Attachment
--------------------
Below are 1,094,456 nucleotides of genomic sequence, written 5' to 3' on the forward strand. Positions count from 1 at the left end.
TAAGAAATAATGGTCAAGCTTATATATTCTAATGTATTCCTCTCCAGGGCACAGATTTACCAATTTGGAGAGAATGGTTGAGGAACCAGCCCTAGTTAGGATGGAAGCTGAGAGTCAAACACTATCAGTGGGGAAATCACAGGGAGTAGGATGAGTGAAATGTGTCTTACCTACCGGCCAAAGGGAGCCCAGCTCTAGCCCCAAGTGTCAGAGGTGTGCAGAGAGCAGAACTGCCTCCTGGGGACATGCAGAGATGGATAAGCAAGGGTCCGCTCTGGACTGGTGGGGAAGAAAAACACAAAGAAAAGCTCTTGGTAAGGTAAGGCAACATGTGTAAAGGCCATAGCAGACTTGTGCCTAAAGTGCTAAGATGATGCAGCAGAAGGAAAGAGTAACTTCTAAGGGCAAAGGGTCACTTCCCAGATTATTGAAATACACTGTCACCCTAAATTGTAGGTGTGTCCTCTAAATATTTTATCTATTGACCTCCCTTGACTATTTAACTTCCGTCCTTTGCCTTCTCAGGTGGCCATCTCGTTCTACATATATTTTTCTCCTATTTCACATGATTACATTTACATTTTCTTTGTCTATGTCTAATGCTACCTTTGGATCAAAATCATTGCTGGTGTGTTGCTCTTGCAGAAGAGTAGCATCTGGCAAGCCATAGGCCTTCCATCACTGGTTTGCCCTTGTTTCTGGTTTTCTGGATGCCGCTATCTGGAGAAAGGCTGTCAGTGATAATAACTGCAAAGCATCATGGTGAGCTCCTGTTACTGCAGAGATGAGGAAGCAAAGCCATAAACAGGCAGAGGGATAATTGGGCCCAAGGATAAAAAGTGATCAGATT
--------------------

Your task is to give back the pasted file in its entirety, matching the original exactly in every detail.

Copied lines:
Below are 1,094,456 nucleotides of genomic sequence, written 5' to 3' on the forward strand. Positions count from 1 at the left end.
TAAGAAATAATGGTCAAGCTTATATATTCTAATGTATTCCTCTCCAGGGCACAGATTTACCAATTTGGAGAGAATGGTTGAGGAACCAGCCCTAGTTAGGATGGAAGCTGAGAGTCAAACACTATCAGTGGGGAAATCACAGGGAGTAGGATGAGTGAAATGTGTCTTACCTACCGGCCAAAGGGAGCCCAGCTCTAGCCCCAAGTGTCAGAGGTGTGCAGAGAGCAGAACTGCCTCCTGGGGACATGCAGAGATGGATAAGCAAGGGTCCGCTCTGGACTGGTGGGGAAGAAAAACACAAAGAAAAGCTCTTGGTAAGGTAAGGCAACATGTGTAAAGGCCATAGCAGACTTGTGCCTAAAGTGCTAAGATGATGCAGCAGAAGGAAAGAGTAACTTCTAAGGGCAAAGGGTCACTTCCCAGATTATTGAAATACACTGTCACCCTAAATTGTAGGTGTGTCCTCTAAATATTTTATCTATTGACCTCCCTTGACTATTTAACTTCCGTCCTTTGCCTTCTCAGGTGGCCATCTCGTTCTACATATATTTTTCTCCTATTTCACATGATTACATTTACATTTTCTTTGTCTATGTCTAATGCTACCTTTGGATCAAAATCATTGCTGGTGTGTTGCTCTTGCAGAAGAGTAGCATCTGGCAAGCCATAGGCCTTCCATCACTGGTTTGCCCTTGTTTCTGGTTTTCTGGATGCCGCTATCTGGAGAAAGGCTGTCAGTGATAATAACTGCAAAGCATCATGGTGAGCTCCTGTTACTGCAGAGATGAGGAAGCAAAGCCATAAACAGGCAGAGGGATAATTGGGCCCAAGGATAAAAAGTGATCAGATT